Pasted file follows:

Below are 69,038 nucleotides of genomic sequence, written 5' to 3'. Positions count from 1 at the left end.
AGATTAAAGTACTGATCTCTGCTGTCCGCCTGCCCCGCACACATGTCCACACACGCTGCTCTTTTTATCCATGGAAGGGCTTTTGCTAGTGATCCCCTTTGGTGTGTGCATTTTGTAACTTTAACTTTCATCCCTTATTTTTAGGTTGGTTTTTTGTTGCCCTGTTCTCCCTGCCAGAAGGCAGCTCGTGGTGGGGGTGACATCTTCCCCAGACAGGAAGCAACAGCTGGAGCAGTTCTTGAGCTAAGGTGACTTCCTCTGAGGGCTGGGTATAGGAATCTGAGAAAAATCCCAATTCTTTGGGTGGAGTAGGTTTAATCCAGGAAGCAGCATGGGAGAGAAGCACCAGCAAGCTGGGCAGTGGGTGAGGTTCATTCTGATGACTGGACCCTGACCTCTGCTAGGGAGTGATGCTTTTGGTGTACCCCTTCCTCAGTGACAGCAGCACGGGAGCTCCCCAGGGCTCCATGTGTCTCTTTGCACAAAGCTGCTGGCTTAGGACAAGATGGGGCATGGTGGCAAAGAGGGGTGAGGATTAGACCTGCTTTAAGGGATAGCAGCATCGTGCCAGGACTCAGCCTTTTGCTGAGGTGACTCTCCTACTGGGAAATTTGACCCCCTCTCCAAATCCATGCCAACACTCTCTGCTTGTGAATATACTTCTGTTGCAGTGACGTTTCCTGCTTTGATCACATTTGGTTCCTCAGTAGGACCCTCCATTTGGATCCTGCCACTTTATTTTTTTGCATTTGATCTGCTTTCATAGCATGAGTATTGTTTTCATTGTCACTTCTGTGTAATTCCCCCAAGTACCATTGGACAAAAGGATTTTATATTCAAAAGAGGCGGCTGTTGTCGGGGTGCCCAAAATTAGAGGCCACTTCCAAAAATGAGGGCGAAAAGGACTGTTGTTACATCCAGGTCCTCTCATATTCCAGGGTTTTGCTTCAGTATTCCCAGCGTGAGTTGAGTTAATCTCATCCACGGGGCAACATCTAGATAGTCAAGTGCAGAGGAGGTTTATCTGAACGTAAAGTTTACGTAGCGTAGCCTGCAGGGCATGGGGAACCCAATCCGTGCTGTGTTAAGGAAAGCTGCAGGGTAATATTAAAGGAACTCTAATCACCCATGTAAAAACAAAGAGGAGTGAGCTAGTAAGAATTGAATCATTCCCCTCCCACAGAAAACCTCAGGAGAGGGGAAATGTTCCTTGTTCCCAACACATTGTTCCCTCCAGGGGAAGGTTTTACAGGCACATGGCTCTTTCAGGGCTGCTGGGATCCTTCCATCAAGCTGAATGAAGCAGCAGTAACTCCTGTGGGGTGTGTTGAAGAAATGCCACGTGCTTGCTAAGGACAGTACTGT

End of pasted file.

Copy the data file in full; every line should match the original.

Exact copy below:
Below are 69,038 nucleotides of genomic sequence, written 5' to 3'. Positions count from 1 at the left end.
AGATTAAAGTACTGATCTCTGCTGTCCGCCTGCCCCGCACACATGTCCACACACGCTGCTCTTTTTATCCATGGAAGGGCTTTTGCTAGTGATCCCCTTTGGTGTGTGCATTTTGTAACTTTAACTTTCATCCCTTATTTTTAGGTTGGTTTTTTGTTGCCCTGTTCTCCCTGCCAGAAGGCAGCTCGTGGTGGGGGTGACATCTTCCCCAGACAGGAAGCAACAGCTGGAGCAGTTCTTGAGCTAAGGTGACTTCCTCTGAGGGCTGGGTATAGGAATCTGAGAAAAATCCCAATTCTTTGGGTGGAGTAGGTTTAATCCAGGAAGCAGCATGGGAGAGAAGCACCAGCAAGCTGGGCAGTGGGTGAGGTTCATTCTGATGACTGGACCCTGACCTCTGCTAGGGAGTGATGCTTTTGGTGTACCCCTTCCTCAGTGACAGCAGCACGGGAGCTCCCCAGGGCTCCATGTGTCTCTTTGCACAAAGCTGCTGGCTTAGGACAAGATGGGGCATGGTGGCAAAGAGGGGTGAGGATTAGACCTGCTTTAAGGGATAGCAGCATCGTGCCAGGACTCAGCCTTTTGCTGAGGTGACTCTCCTACTGGGAAATTTGACCCCCTCTCCAAATCCATGCCAACACTCTCTGCTTGTGAATATACTTCTGTTGCAGTGACGTTTCCTGCTTTGATCACATTTGGTTCCTCAGTAGGACCCTCCATTTGGATCCTGCCACTTTATTTTTTTGCATTTGATCTGCTTTCATAGCATGAGTATTGTTTTCATTGTCACTTCTGTGTAATTCCCCCAAGTACCATTGGACAAAAGGATTTTATATTCAAAAGAGGCGGCTGTTGTCGGGGTGCCCAAAATTAGAGGCCACTTCCAAAAATGAGGGCGAAAAGGACTGTTGTTACATCCAGGTCCTCTCATATTCCAGGGTTTTGCTTCAGTATTCCCAGCGTGAGTTGAGTTAATCTCATCCACGGGGCAACATCTAGATAGTCAAGTGCAGAGGAGGTTTATCTGAACGTAAAGTTTACGTAGCGTAGCCTGCAGGGCATGGGGAACCCAATCCGTGCTGTGTTAAGGAAAGCTGCAGGGTAATATTAAAGGAACTCTAATCACCCATGTAAAAACAAAGAGGAGTGAGCTAGTAAGAATTGAATCATTCCCCTCCCACAGAAAACCTCAGGAGAGGGGAAATGTTCCTTGTTCCCAACACATTGTTCCCTCCAGGGGAAGGTTTTACAGGCACATGGCTCTTTCAGGGCTGCTGGGATCCTTCCATCAAGCTGAATGAAGCAGCAGTAACTCCTGTGGGGTGTGTTGAAGAAATGCCACGTGCTTGCTAAGGACAGTACTGT